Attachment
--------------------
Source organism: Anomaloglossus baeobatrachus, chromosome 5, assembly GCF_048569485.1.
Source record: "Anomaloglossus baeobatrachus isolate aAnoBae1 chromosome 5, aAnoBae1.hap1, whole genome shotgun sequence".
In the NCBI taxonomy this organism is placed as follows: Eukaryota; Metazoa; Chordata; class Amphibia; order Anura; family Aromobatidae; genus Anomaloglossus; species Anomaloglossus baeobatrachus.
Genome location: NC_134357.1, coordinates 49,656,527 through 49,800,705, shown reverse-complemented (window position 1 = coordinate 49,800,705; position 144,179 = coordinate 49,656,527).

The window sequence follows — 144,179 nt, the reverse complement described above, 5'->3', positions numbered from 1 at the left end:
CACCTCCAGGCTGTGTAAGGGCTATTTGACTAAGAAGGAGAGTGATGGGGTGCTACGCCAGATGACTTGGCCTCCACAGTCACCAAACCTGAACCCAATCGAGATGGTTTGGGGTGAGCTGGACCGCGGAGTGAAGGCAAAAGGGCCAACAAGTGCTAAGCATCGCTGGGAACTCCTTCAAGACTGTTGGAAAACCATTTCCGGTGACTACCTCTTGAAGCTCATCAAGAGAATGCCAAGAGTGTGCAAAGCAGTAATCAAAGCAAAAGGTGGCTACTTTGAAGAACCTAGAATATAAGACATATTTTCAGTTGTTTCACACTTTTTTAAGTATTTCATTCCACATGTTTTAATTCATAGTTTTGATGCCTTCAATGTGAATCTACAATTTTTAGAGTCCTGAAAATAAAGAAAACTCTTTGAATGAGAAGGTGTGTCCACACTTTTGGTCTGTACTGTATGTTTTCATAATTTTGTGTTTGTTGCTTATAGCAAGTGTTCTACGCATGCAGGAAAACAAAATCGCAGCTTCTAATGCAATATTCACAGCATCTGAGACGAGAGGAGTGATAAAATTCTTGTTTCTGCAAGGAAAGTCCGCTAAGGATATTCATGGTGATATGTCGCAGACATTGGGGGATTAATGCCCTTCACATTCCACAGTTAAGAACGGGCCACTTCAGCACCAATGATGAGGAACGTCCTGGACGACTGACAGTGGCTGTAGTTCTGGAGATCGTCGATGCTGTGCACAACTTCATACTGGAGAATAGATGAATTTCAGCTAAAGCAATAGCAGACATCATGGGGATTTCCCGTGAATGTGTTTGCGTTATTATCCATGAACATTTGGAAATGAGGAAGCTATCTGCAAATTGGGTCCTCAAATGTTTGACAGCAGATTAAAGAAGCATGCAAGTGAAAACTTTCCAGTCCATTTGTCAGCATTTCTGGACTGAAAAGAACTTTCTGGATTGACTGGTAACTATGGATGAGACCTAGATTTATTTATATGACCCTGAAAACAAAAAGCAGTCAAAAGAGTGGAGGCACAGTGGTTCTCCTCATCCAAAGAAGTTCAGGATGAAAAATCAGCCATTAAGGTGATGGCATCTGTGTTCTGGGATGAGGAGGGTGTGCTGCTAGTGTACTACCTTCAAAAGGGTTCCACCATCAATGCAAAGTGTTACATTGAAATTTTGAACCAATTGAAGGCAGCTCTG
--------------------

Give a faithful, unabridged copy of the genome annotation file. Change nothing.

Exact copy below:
Source organism: Anomaloglossus baeobatrachus, chromosome 5, assembly GCF_048569485.1.
Source record: "Anomaloglossus baeobatrachus isolate aAnoBae1 chromosome 5, aAnoBae1.hap1, whole genome shotgun sequence".
In the NCBI taxonomy this organism is placed as follows: Eukaryota; Metazoa; Chordata; class Amphibia; order Anura; family Aromobatidae; genus Anomaloglossus; species Anomaloglossus baeobatrachus.
Genome location: NC_134357.1, coordinates 49,656,527 through 49,800,705, shown reverse-complemented (window position 1 = coordinate 49,800,705; position 144,179 = coordinate 49,656,527).

The window sequence follows — 144,179 nt, the reverse complement described above, 5'->3', positions numbered from 1 at the left end:
CACCTCCAGGCTGTGTAAGGGCTATTTGACTAAGAAGGAGAGTGATGGGGTGCTACGCCAGATGACTTGGCCTCCACAGTCACCAAACCTGAACCCAATCGAGATGGTTTGGGGTGAGCTGGACCGCGGAGTGAAGGCAAAAGGGCCAACAAGTGCTAAGCATCGCTGGGAACTCCTTCAAGACTGTTGGAAAACCATTTCCGGTGACTACCTCTTGAAGCTCATCAAGAGAATGCCAAGAGTGTGCAAAGCAGTAATCAAAGCAAAAGGTGGCTACTTTGAAGAACCTAGAATATAAGACATATTTTCAGTTGTTTCACACTTTTTTAAGTATTTCATTCCACATGTTTTAATTCATAGTTTTGATGCCTTCAATGTGAATCTACAATTTTTAGAGTCCTGAAAATAAAGAAAACTCTTTGAATGAGAAGGTGTGTCCACACTTTTGGTCTGTACTGTATGTTTTCATAATTTTGTGTTTGTTGCTTATAGCAAGTGTTCTACGCATGCAGGAAAACAAAATCGCAGCTTCTAATGCAATATTCACAGCATCTGAGACGAGAGGAGTGATAAAATTCTTGTTTCTGCAAGGAAAGTCCGCTAAGGATATTCATGGTGATATGTCGCAGACATTGGGGGATTAATGCCCTTCACATTCCACAGTTAAGAACGGGCCACTTCAGCACCAATGATGAGGAACGTCCTGGACGACTGACAGTGGCTGTAGTTCTGGAGATCGTCGATGCTGTGCACAACTTCATACTGGAGAATAGATGAATTTCAGCTAAAGCAATAGCAGACATCATGGGGATTTCCCGTGAATGTGTTTGCGTTATTATCCATGAACATTTGGAAATGAGGAAGCTATCTGCAAATTGGGTCCTCAAATGTTTGACAGCAGATTAAAGAAGCATGCAAGTGAAAACTTTCCAGTCCATTTGTCAGCATTTCTGGACTGAAAAGAACTTTCTGGATTGACTGGTAACTATGGATGAGACCTAGATTTATTTATATGACCCTGAAAACAAAAAGCAGTCAAAAGAGTGGAGGCACAGTGGTTCTCCTCATCCAAAGAAGTTCAGGATGAAAAATCAGCCATTAAGGTGATGGCATCTGTGTTCTGGGATGAGGAGGGTGTGCTGCTAGTGTACTACCTTCAAAAGGGTTCCACCATCAATGCAAAGTGTTACATTGAAATTTTGAACCAATTGAAGGCAGCTCTG